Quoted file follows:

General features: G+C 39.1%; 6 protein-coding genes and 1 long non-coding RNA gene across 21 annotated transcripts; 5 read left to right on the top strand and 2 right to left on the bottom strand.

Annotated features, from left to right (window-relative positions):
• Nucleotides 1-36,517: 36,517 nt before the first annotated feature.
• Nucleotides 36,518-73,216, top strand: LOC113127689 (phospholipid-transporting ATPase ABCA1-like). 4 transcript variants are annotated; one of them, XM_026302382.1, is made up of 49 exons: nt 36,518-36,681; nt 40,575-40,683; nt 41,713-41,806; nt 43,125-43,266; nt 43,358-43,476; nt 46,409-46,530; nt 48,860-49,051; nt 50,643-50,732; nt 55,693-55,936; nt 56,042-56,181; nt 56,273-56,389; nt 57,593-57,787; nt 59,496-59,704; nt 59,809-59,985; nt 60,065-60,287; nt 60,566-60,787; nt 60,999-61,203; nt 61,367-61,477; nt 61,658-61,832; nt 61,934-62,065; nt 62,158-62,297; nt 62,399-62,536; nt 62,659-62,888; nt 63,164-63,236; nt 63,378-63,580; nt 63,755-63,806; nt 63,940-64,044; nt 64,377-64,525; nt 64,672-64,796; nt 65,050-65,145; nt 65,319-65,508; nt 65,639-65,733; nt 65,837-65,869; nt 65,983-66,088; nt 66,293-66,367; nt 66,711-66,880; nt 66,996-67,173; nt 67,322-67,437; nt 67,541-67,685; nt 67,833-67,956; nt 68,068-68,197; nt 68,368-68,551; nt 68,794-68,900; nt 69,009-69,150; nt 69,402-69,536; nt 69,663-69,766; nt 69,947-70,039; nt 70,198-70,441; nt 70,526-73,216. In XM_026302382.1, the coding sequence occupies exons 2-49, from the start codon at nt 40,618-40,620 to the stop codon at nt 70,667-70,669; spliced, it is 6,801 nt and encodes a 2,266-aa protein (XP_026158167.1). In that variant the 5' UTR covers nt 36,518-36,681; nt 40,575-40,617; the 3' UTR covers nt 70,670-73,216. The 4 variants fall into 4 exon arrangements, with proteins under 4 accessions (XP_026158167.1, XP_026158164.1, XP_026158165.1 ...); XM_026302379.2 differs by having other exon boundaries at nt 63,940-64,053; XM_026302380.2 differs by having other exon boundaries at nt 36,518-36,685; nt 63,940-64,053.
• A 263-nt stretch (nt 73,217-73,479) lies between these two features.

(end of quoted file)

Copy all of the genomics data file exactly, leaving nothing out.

General features: G+C 39.1%; 6 protein-coding genes and 1 long non-coding RNA gene across 21 annotated transcripts; 5 read left to right on the top strand and 2 right to left on the bottom strand.

Annotated features, from left to right (window-relative positions):
• Nucleotides 1-36,517: 36,517 nt before the first annotated feature.
• Nucleotides 36,518-73,216, top strand: LOC113127689 (phospholipid-transporting ATPase ABCA1-like). 4 transcript variants are annotated; one of them, XM_026302382.1, is made up of 49 exons: nt 36,518-36,681; nt 40,575-40,683; nt 41,713-41,806; nt 43,125-43,266; nt 43,358-43,476; nt 46,409-46,530; nt 48,860-49,051; nt 50,643-50,732; nt 55,693-55,936; nt 56,042-56,181; nt 56,273-56,389; nt 57,593-57,787; nt 59,496-59,704; nt 59,809-59,985; nt 60,065-60,287; nt 60,566-60,787; nt 60,999-61,203; nt 61,367-61,477; nt 61,658-61,832; nt 61,934-62,065; nt 62,158-62,297; nt 62,399-62,536; nt 62,659-62,888; nt 63,164-63,236; nt 63,378-63,580; nt 63,755-63,806; nt 63,940-64,044; nt 64,377-64,525; nt 64,672-64,796; nt 65,050-65,145; nt 65,319-65,508; nt 65,639-65,733; nt 65,837-65,869; nt 65,983-66,088; nt 66,293-66,367; nt 66,711-66,880; nt 66,996-67,173; nt 67,322-67,437; nt 67,541-67,685; nt 67,833-67,956; nt 68,068-68,197; nt 68,368-68,551; nt 68,794-68,900; nt 69,009-69,150; nt 69,402-69,536; nt 69,663-69,766; nt 69,947-70,039; nt 70,198-70,441; nt 70,526-73,216. In XM_026302382.1, the coding sequence occupies exons 2-49, from the start codon at nt 40,618-40,620 to the stop codon at nt 70,667-70,669; spliced, it is 6,801 nt and encodes a 2,266-aa protein (XP_026158167.1). In that variant the 5' UTR covers nt 36,518-36,681; nt 40,575-40,617; the 3' UTR covers nt 70,670-73,216. The 4 variants fall into 4 exon arrangements, with proteins under 4 accessions (XP_026158167.1, XP_026158164.1, XP_026158165.1 ...); XM_026302379.2 differs by having other exon boundaries at nt 63,940-64,053; XM_026302380.2 differs by having other exon boundaries at nt 36,518-36,685; nt 63,940-64,053.
• A 263-nt stretch (nt 73,217-73,479) lies between these two features.